Gamer Entitlement
Guest
Helldivers 2 is a funny situation altogether. Generic co-op game. Championed by PC players as some stand against Sony despite being a Sony-published game. Account linking being present in pretty much every live-service game already, but Sony is too evil to give an email address to. Valve covering their ass by banning sales of the game in a gazillion countries.

At the end of the day, most of the people who partake in games and post online are communists. It simply is what it is. We have all seen a million times, someone putting on the cloak of "I am a racist", "I am a facist", "I am based" etc. But at the end of the day, what they want is for things to be fair. Fair and square. Anyhow, I don't think it matters much. Online posters are largely failed-journos. They want people to read what they write and agree with them. Gaming was first made good by the casual buyer of interesting goods, the people who went to a store and bought something unknown because it looked cool, interesting, etc. Often these were children who asked their parents to buy something for them. The same thing probably happens now, although with less scale, because children are marketed to much more aggressively these days via the internet.

Aside from that, the older audience tends to be swayed by user reviews (now very visible in every sales platform) which is another communistic medium of critique. Even just the simple star system is enough, let alone Steam's detailed version. Gacha also suffers with this issue so there are no exceptions. I am personally enjoying a number of new games however, and in general, I think the quality today is better than it has ever been. The best titles are simply not popular, which is different compared to the SNES and PS1 days. I think the PS2 days were already like this however, although I was pretty out-of-tune with popular sentiment for that generation as well as the following two.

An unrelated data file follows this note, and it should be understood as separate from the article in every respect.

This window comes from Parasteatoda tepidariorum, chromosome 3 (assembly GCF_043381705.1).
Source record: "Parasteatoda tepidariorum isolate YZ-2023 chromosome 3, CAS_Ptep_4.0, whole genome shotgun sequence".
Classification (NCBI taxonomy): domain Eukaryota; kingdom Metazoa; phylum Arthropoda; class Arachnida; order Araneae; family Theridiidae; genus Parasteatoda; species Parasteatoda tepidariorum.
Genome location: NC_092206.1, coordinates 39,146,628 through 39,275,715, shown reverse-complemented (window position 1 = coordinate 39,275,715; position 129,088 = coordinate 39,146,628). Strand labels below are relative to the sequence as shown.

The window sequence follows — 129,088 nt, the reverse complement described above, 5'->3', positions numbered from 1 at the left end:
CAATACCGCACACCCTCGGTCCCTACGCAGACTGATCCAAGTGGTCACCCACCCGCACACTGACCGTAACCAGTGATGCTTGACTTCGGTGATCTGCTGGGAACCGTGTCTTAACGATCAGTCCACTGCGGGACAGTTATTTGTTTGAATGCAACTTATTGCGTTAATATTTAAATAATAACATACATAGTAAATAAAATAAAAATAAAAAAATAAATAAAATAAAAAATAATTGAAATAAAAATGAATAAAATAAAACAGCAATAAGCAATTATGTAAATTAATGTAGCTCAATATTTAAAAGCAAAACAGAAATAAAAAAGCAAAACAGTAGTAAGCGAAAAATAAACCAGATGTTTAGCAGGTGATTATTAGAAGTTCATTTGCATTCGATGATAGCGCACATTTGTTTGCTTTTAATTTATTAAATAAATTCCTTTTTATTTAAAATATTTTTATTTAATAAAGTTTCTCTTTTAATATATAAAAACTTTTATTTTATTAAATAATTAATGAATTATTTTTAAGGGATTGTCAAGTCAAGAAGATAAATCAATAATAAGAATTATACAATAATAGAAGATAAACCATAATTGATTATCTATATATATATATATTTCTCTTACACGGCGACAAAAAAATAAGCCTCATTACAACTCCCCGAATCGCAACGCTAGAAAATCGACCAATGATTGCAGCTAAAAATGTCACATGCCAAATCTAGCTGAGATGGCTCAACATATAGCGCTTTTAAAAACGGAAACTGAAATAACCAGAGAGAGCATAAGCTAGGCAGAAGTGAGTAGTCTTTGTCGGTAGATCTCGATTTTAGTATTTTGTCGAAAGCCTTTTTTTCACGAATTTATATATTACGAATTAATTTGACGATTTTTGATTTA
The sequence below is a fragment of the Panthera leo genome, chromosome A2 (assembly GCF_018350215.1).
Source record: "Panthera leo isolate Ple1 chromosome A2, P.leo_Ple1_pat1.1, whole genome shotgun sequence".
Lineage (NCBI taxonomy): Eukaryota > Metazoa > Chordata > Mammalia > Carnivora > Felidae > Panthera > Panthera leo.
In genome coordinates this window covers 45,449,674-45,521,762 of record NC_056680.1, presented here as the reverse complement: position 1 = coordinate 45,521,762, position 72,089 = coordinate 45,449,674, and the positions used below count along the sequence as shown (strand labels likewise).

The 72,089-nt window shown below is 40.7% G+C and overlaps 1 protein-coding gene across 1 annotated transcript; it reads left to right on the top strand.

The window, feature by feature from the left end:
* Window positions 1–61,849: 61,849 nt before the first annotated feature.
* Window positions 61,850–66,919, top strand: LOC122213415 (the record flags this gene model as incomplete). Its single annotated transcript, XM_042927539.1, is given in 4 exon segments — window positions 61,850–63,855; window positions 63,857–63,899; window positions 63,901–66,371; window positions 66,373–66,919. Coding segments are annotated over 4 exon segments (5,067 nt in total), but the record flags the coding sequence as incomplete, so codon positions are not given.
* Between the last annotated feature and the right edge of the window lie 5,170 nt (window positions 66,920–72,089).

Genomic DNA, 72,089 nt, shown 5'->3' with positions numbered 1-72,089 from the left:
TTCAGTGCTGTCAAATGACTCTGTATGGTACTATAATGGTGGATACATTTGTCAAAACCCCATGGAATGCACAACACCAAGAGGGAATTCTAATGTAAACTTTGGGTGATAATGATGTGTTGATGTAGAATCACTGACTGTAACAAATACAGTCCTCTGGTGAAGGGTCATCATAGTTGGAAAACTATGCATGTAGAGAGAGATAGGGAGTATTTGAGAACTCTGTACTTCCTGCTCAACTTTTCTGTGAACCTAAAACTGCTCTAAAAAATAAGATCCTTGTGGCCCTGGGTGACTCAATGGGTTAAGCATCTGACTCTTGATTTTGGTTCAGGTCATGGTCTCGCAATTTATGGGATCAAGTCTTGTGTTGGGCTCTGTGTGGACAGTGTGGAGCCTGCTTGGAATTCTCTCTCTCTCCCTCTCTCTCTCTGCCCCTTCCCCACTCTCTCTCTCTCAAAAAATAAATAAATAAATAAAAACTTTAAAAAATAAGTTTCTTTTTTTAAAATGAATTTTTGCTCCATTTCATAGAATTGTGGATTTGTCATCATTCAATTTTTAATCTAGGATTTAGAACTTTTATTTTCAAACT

John II Komnenos
I've always seen gamer entitlement (and its tertiary subjects) as offshoots of several cultural undercurrents converging over the last 20 years. I'm sure several of these points have been voiced in other threads by far more articulate posts, but much of the following has weighed on my psyche whenever I examine the "gamer habitus" and its function as a social wedge.

When the 7th generation of consoles kicked off with the Xbox 360 and the following PS3, I felt a woeful sense of dread at the thought of having internet connectivity being over-incorporated into every aspect of the "gaming experience." It wasn't the idea that one would be able to engage with other players over the internet- something which had come a generation before with the Dreamcast- but rather the thought that the games themselves were now free of the constraints of development schedules and the standards which those would enforce. It was now possible- and in some cases profitable- for a game to remain in perpetual development post-release. This method of content creation has opened a Pandora's Box for both developers and players alike- the creating company can now release abysmal products under the auspice of post-release "repairs" always being available, and the players now have an ingrained expectation that there will be "Day 1 DLC." It's a form of quasi-consent and acceptance that the game that you're purchasing will be delivered unfinished and under-optimized. Compare this ethos with the development and release cycle of prior generations (once the game is on store shelves, it's done and over) and it feels like night and day. One is a complete and physical object that is a sealed and completed vision while the other is a short-term license of sorts.